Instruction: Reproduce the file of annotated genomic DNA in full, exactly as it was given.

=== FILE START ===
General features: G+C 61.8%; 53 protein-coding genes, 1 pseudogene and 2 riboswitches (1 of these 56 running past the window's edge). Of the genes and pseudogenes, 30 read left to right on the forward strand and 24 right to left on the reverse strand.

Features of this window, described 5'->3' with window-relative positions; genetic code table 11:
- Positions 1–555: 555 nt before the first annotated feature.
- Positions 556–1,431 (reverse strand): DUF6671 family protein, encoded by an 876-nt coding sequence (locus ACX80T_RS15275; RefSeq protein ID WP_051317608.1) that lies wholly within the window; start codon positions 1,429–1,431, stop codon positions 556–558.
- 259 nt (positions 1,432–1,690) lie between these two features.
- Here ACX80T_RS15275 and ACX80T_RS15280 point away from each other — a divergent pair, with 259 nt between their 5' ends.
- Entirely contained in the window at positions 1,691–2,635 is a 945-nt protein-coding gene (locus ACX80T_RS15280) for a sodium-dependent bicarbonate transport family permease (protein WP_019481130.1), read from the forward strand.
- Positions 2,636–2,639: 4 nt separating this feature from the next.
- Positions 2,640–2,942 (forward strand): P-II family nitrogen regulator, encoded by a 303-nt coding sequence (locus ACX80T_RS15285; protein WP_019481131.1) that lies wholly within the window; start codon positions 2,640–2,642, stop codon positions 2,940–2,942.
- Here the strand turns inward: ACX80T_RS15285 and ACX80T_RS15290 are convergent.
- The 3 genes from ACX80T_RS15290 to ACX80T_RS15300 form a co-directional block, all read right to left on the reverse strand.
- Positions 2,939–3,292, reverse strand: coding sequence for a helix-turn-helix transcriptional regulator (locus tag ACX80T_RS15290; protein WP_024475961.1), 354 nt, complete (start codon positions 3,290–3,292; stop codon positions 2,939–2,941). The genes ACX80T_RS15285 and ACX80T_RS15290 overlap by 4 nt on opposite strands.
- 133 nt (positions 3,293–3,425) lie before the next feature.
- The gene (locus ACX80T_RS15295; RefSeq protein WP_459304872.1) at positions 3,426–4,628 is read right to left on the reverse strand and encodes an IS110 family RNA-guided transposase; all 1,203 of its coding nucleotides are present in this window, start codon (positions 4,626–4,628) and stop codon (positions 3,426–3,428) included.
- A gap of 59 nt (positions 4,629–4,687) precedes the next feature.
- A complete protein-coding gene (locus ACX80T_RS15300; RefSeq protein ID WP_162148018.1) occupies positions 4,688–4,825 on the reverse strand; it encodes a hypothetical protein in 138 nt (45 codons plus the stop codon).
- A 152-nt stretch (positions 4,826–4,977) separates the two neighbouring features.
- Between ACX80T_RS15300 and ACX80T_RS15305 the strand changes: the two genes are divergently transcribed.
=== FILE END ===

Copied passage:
General features: G+C 61.8%; 53 protein-coding genes, 1 pseudogene and 2 riboswitches (1 of these 56 running past the window's edge). Of the genes and pseudogenes, 30 read left to right on the forward strand and 24 right to left on the reverse strand.

Features of this window, described 5'->3' with window-relative positions; genetic code table 11:
- Positions 1–555: 555 nt before the first annotated feature.
- Positions 556–1,431 (reverse strand): DUF6671 family protein, encoded by an 876-nt coding sequence (locus ACX80T_RS15275; RefSeq protein ID WP_051317608.1) that lies wholly within the window; start codon positions 1,429–1,431, stop codon positions 556–558.
- 259 nt (positions 1,432–1,690) lie between these two features.
- Here ACX80T_RS15275 and ACX80T_RS15280 point away from each other — a divergent pair, with 259 nt between their 5' ends.
- Entirely contained in the window at positions 1,691–2,635 is a 945-nt protein-coding gene (locus ACX80T_RS15280) for a sodium-dependent bicarbonate transport family permease (protein WP_019481130.1), read from the forward strand.
- Positions 2,636–2,639: 4 nt separating this feature from the next.
- Positions 2,640–2,942 (forward strand): P-II family nitrogen regulator, encoded by a 303-nt coding sequence (locus ACX80T_RS15285; protein WP_019481131.1) that lies wholly within the window; start codon positions 2,640–2,642, stop codon positions 2,940–2,942.
- Here the strand turns inward: ACX80T_RS15285 and ACX80T_RS15290 are convergent.
- The 3 genes from ACX80T_RS15290 to ACX80T_RS15300 form a co-directional block, all read right to left on the reverse strand.
- Positions 2,939–3,292, reverse strand: coding sequence for a helix-turn-helix transcriptional regulator (locus tag ACX80T_RS15290; protein WP_024475961.1), 354 nt, complete (start codon positions 3,290–3,292; stop codon positions 2,939–2,941). The genes ACX80T_RS15285 and ACX80T_RS15290 overlap by 4 nt on opposite strands.
- 133 nt (positions 3,293–3,425) lie before the next feature.
- The gene (locus ACX80T_RS15295; RefSeq protein WP_459304872.1) at positions 3,426–4,628 is read right to left on the reverse strand and encodes an IS110 family RNA-guided transposase; all 1,203 of its coding nucleotides are present in this window, start codon (positions 4,626–4,628) and stop codon (positions 3,426–3,428) included.
- A gap of 59 nt (positions 4,629–4,687) precedes the next feature.
- A complete protein-coding gene (locus ACX80T_RS15300; RefSeq protein ID WP_162148018.1) occupies positions 4,688–4,825 on the reverse strand; it encodes a hypothetical protein in 138 nt (45 codons plus the stop codon).
- A 152-nt stretch (positions 4,826–4,977) separates the two neighbouring features.
- Between ACX80T_RS15300 and ACX80T_RS15305 the strand changes: the two genes are divergently transcribed.